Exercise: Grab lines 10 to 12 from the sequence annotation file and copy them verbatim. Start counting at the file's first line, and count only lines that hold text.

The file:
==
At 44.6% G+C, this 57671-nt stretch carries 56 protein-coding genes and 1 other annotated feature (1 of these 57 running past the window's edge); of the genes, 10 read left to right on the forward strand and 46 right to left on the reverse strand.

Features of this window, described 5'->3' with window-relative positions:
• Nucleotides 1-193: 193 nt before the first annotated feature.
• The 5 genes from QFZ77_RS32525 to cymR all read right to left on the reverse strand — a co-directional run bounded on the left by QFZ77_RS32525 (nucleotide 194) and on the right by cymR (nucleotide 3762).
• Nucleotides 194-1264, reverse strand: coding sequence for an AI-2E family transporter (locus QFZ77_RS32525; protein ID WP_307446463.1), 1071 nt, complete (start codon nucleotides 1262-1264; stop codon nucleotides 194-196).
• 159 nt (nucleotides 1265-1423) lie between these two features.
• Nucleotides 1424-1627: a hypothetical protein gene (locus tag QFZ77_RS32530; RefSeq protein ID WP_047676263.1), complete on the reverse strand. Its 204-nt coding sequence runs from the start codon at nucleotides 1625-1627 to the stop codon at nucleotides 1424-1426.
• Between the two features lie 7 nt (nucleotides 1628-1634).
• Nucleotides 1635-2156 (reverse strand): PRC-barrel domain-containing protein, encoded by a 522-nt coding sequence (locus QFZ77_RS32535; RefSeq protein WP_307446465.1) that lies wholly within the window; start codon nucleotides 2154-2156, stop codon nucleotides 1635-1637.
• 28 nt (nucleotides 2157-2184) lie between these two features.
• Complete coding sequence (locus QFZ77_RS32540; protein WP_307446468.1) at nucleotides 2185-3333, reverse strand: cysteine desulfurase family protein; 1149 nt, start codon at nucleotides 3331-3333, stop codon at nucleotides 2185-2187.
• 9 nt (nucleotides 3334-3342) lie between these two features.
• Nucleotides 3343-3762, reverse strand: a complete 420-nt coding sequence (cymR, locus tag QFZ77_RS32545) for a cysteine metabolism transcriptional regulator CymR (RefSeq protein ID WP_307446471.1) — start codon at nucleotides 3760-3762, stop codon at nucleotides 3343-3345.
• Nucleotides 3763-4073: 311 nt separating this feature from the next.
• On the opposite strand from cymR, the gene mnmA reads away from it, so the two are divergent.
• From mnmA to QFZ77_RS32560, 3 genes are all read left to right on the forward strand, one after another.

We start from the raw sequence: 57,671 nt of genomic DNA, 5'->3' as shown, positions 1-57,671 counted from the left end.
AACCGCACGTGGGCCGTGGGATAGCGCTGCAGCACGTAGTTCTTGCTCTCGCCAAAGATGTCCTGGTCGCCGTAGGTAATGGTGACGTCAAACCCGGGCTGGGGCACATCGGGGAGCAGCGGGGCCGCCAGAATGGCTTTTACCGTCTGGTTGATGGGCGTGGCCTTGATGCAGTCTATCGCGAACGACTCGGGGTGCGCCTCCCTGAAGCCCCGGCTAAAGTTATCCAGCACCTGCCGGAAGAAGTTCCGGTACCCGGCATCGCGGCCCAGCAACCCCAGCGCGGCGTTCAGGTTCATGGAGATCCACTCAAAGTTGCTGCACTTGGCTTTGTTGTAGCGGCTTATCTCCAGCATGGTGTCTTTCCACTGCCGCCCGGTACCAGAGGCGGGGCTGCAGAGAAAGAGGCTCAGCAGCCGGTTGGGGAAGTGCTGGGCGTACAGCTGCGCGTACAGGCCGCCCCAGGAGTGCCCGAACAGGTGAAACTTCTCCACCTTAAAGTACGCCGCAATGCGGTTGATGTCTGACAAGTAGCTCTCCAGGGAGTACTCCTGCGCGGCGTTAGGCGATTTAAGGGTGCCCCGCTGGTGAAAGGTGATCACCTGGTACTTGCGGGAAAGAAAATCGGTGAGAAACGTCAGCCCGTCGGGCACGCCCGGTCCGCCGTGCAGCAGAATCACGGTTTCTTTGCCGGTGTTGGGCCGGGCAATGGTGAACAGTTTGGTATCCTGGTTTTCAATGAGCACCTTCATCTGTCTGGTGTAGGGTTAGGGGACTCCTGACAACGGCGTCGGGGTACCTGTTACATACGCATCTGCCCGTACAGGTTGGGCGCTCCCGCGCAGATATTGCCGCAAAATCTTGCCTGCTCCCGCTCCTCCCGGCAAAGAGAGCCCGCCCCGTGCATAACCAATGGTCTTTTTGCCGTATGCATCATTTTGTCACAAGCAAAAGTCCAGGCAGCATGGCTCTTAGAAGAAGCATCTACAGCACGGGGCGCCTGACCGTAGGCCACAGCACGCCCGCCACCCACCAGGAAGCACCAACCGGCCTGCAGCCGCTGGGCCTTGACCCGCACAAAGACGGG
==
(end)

• 28 nt (nucleotides 2157-2184) lie between these two features.
• Complete coding sequence (locus QFZ77_RS32540; protein WP_307446468.1) at nucleotides 2185-3333, reverse strand: cysteine desulfurase family protein; 1149 nt, start codon at nucleotides 3331-3333, stop codon at nucleotides 2185-2187.
• 9 nt (nucleotides 3334-3342) lie between these two features.